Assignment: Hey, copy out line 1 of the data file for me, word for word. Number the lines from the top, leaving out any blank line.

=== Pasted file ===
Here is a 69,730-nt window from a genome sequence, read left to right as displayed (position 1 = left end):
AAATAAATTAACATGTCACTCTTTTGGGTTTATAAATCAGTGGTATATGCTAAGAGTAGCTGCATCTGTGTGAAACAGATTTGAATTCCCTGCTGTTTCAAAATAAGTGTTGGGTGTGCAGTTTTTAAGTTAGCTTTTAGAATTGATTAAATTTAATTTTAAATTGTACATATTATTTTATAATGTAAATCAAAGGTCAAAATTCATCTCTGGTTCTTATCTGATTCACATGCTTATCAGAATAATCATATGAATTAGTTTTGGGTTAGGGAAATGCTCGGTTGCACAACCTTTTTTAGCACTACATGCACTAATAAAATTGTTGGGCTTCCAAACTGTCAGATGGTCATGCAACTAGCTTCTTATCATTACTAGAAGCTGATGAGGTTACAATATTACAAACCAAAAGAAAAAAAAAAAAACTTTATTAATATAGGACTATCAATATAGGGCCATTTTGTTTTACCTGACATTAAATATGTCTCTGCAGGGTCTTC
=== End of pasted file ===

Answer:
Here is a 69,730-nt window from a genome sequence, read left to right as displayed (position 1 = left end):